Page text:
Keeping Teen’s Energized and Fuelled for Exams

December 30, 2019

Best Brain Fuel Practices

There are lots of tips and tricks to aid the study process – trust me I’ve tried a lot of them! 8 years of post secondary education has taught me a few things about preparing for exams. A lot of this was trial and error…so I’m here to help give the best tips to your teen for this years exam period.

Out of all the different methods I tried the ONE THING that always made the most consistent and noticeable impact was food. But, not only WHAT fuel, but when!

1. WHAT Foods Fuel the Brain?


Our brain is actually made of fat and it is necessary to get enough healthy fats in our diet to support all the functions of the brain – especially for memory and learning! An added bonus is that fat is an optimal source for energy body wide. By ensuring each meal and snack involves some sort of healthy fat, we ensure we have sustained energy (ie. avoid energy crashes!) – much needed during extended study sessions! Top 3 Healthy fats: avocado, wild caught alaskan salmon, walnuts


Whether animal or plant based, having adequate protein is absolutely necessary for optimal brain health (and overall health!). Our body needs 9 “essential” amino acids from food because we cannot make them on our own – and we get these amino acids from protein. These amino acids are necessary for building neurotransmitters – these are the communication tools of the brain. There are a few neurotransmitters that are known to be especially important in learning and memory- the top one being glutamate. It can be found in all meat-based proteins, but also found in broccoli, mushrooms, tomato sauce and walnuts.


Our brain does need glucose as a fuel source – but where we get this glucose from is key! Processed sugars like high fructose corn syrup, or any white sugar will increase inflammation both in your brain and the rest of your body. This can actually impair your learning abilities. Finding naturally sweet foods is the best place to start when looking for a healthy source of carbohydrates/sugars – apples, pears, berries, sweet potatoes, beets and whole grains are excellent options. 

Added bonus- Colourful fruits and vegetables are packed with antioxidants, providing protective benefits to the brain along with fuel.

Each meal and snack during your teen’s busy study schedule this month needs to incorporate each of these key macronutrients (Fat, Protein and Carbohydrates).

2. WHEN to fuel the brain:

Studying is hard work. It doesn’t seem that way from the outside looking in, but from the inside out, energy demands are incredibly high. Smaller and more frequent complete whole-food meals and snacks will keep their energy up. As I said above – our brains use glucose for fuel – so it’s easy to gravitate towards sugary snacks- your teen may have the munchies A LOT during this time period. So ensuring that high quality nutrient dense options are available is KEY.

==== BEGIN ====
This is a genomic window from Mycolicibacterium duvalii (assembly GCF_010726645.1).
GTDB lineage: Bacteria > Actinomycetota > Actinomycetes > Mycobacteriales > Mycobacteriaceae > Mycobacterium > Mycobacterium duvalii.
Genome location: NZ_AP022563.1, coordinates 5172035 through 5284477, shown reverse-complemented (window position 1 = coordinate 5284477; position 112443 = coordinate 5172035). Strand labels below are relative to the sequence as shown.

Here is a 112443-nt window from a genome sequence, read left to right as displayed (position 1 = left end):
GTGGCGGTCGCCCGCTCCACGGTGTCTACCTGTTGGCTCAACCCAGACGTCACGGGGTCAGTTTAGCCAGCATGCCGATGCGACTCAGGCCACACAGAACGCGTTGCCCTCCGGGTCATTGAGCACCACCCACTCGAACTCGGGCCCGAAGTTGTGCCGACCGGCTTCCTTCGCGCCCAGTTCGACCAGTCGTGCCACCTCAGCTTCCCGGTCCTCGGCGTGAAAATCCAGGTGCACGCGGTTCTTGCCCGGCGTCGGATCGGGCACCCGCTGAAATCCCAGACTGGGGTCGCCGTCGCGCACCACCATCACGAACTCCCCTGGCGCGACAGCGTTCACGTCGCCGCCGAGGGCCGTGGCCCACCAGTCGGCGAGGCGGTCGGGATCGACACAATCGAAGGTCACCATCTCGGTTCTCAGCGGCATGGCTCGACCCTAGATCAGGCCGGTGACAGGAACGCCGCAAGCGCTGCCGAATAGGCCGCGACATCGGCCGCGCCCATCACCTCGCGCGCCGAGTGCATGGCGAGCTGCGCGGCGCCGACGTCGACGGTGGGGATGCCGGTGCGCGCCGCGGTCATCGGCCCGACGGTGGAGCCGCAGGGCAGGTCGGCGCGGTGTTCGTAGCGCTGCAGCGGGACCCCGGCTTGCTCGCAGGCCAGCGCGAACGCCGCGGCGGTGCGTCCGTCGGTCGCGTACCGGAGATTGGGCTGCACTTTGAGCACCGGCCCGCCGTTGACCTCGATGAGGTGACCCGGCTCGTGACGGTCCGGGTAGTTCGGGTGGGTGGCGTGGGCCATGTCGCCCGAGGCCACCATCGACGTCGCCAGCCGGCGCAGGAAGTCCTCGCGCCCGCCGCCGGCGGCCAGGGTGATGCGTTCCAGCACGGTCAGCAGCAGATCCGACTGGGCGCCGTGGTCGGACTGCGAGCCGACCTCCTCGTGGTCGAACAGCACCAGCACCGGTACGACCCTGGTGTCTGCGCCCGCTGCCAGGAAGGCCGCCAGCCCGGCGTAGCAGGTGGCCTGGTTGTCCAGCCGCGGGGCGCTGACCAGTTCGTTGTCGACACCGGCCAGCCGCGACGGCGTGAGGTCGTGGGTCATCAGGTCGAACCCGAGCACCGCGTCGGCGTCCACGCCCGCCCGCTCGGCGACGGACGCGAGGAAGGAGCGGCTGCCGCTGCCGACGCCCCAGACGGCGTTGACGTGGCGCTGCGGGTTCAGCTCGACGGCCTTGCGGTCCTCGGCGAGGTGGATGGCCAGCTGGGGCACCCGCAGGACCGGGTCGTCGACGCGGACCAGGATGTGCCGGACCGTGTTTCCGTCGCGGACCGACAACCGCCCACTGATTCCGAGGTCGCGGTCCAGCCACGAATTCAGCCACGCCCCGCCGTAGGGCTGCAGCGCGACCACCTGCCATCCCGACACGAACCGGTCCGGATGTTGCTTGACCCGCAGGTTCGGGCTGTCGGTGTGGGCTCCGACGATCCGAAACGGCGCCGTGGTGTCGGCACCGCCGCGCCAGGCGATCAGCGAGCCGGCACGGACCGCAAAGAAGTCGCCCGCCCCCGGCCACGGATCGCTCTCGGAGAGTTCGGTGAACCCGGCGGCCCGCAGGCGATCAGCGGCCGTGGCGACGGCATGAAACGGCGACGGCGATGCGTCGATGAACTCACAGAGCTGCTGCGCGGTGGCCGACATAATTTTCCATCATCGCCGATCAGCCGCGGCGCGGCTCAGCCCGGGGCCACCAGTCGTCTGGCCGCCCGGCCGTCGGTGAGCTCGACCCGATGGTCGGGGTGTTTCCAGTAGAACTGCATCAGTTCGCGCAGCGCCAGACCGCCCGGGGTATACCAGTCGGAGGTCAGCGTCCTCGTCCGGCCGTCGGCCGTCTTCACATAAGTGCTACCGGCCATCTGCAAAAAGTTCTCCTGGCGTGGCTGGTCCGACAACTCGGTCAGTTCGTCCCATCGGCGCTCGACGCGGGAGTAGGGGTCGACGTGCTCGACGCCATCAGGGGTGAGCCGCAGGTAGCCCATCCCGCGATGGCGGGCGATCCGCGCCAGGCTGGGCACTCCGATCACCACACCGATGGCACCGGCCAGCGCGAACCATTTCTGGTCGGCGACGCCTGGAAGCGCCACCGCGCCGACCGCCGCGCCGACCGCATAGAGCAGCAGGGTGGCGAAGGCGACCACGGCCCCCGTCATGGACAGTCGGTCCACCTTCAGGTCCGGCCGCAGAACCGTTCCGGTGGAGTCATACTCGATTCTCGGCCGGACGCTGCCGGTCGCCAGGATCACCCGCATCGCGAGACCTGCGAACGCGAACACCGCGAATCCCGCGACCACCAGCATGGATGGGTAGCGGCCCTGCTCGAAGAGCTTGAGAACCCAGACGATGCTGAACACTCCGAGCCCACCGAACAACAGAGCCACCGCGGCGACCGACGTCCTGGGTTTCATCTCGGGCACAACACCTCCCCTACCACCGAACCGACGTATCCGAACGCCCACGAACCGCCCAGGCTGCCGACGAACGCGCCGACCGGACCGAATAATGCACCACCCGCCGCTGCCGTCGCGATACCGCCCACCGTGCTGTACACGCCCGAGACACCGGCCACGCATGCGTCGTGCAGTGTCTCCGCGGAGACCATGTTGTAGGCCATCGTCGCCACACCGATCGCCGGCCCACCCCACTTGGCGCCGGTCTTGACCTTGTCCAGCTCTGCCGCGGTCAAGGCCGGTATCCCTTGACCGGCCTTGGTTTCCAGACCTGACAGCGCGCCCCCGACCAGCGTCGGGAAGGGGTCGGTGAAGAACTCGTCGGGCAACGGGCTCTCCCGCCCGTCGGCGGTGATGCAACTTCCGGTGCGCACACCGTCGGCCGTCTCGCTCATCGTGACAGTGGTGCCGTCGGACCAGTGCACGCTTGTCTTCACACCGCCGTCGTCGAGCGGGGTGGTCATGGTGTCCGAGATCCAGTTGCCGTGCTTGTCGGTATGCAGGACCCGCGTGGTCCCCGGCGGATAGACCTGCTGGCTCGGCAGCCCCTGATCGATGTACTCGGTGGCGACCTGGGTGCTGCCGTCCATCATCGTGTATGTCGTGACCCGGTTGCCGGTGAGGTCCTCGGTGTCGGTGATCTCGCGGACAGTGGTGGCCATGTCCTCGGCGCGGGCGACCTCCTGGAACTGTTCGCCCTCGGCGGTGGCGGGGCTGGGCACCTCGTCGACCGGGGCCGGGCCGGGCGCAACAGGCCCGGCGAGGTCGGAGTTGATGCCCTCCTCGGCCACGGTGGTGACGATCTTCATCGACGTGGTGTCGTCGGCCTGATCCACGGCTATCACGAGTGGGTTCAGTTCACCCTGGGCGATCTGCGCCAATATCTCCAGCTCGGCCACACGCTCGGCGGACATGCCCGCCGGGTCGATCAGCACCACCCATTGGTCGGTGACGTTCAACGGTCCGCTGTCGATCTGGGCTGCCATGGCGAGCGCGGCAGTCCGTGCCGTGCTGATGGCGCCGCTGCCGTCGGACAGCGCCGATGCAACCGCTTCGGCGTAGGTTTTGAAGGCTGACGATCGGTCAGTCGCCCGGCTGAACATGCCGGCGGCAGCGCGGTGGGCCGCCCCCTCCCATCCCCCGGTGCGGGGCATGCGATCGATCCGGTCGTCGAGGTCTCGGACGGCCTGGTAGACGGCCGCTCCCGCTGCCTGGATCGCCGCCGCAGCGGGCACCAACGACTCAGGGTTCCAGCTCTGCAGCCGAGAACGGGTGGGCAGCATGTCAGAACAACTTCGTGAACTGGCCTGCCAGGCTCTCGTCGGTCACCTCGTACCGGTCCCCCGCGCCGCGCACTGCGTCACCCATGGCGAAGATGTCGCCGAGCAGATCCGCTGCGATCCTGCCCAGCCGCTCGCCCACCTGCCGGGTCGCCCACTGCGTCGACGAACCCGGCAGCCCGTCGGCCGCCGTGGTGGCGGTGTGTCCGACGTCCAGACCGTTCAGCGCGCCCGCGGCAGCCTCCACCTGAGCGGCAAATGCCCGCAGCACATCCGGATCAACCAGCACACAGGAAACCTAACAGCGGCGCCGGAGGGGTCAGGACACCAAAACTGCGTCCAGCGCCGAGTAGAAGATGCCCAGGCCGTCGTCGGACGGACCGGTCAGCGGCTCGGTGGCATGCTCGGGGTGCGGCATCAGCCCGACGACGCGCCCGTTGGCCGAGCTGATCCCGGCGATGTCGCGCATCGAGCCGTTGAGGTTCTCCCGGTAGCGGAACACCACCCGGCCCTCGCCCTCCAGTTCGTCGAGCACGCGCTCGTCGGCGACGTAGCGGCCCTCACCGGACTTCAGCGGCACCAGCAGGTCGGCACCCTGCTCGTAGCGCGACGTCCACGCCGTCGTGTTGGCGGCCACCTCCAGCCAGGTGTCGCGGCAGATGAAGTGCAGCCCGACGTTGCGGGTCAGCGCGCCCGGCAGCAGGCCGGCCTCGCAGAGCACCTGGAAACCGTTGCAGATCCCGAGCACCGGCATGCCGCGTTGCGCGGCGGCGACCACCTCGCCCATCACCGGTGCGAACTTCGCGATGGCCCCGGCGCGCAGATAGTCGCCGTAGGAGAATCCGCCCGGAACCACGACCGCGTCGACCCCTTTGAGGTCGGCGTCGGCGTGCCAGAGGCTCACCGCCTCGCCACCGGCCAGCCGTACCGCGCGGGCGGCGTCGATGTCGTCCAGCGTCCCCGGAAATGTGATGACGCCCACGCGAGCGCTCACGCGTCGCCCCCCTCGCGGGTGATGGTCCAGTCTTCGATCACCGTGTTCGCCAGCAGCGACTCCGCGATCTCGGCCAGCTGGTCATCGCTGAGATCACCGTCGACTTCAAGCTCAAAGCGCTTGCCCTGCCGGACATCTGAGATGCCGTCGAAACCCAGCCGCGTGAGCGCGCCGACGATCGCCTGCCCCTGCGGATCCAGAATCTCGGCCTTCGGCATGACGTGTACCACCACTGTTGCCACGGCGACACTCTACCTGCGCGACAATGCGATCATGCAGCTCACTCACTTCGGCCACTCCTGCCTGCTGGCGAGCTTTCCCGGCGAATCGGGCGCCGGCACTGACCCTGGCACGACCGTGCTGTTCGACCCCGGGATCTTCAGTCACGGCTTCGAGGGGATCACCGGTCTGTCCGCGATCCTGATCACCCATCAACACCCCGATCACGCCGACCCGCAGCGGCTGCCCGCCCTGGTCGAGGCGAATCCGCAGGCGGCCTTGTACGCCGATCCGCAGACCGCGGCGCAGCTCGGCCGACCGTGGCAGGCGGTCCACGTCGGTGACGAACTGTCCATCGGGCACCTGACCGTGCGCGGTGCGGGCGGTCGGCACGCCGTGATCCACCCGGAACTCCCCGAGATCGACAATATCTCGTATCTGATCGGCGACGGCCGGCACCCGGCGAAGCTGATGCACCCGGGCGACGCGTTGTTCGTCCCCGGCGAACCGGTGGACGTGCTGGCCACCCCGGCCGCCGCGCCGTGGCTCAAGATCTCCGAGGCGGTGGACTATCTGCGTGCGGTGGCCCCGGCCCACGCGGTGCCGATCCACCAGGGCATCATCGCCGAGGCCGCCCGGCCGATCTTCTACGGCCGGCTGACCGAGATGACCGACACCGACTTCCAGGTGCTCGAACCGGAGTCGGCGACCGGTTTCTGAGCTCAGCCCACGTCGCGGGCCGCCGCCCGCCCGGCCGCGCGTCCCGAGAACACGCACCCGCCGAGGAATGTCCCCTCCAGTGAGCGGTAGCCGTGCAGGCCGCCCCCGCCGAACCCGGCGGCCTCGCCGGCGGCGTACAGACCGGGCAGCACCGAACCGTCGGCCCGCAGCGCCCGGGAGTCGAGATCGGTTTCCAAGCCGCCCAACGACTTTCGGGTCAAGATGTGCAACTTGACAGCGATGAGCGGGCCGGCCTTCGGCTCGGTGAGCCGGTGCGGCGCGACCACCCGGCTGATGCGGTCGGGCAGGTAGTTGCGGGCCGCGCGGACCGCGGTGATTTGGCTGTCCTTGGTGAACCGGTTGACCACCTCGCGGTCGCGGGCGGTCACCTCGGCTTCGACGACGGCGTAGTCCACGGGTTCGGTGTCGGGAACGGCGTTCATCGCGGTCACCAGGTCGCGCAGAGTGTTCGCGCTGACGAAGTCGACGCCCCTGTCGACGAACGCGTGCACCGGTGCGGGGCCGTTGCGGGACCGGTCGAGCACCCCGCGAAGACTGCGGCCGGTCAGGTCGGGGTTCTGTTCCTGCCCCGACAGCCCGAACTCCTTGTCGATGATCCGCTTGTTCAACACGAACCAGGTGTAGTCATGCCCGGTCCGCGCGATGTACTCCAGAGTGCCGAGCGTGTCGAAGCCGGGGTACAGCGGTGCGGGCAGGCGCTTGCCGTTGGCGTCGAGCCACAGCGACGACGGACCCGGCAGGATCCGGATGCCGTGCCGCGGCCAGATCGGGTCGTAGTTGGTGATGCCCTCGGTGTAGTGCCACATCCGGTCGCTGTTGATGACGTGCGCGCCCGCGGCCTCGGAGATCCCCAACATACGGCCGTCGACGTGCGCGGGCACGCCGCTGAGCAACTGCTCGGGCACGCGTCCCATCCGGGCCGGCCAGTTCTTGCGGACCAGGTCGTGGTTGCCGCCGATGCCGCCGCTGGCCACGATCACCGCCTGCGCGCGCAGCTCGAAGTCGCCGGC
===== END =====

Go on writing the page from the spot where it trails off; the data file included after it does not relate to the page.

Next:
Timing wise – be sure that every 2 hours a healthy snack or meal is happening based on the 3 main food groups I mentioned above.


I would be remiss if I left out the importance of water! Staying hydrated is ESSENTIAL for optimal brain functioning. Ideally your teen is getting in 8 glasses per day – perhaps getting them a reusable water bottle that they love to help keep them motivated.

It’s also important to try to stay away from things that dehydrate! Energy drinks, coffee, pops, juices…not only are they counterproductive to hydrating us, they also lead to more energy crashes and less of the sustained energy that’s needed to get through exams.


Sleep is another form of fuel- without it, your body can’t optimally use all the other fuel sources to build the memories and processes your teen is trying to with all their hard work. Also, if they’re studying from screens later at night, blue-light blocking glasses are an excellent idea. These lenses reduce the melatonin-draining effects of blue-light and help negate the impact this blue-light has on sleep quality (and hence, memory improvement!).

Other ways to Optimize the Exam Period:


Study intervals should be no longer than 45min each time. Break up study intervals with a 5-15min break that includes physical activity.

Physical activity Increases blood flow – more blood flow also means more brain power – which means more capacity for focus and learning. Bouts of high intensity exercise has been proven to improve memory retention and mental performance.


Not only does this increase oxygen levels, which in turn increases brain power, deep breathing puts the body into a more relaxed state. From this relaxed parasympathetic state, we conserve energy and put our brains into a better position to absorb and retain information. Making time for 10 deep breaths every study session will increase the effectiveness of your teen’s studies.

If your teen needs extra support don’t be afraid to reach out! Book a call to see how we can optimize your teen’s brain health…and health over all!

Dr. TeWinkel is on a mission to improve teen health and build it’s foundations so they can own their health for the rest of their life.

When a teen is supported in their health early on, the stage for success can really be set.

Teens and their families are often given limited choices to deal with their health concerns. Whether it be hormonal struggles, acne, painful periods, anxiety and depression, dieting and healthy weight management or sexual health – all of these can be addressed with a tailored plan to each teen.

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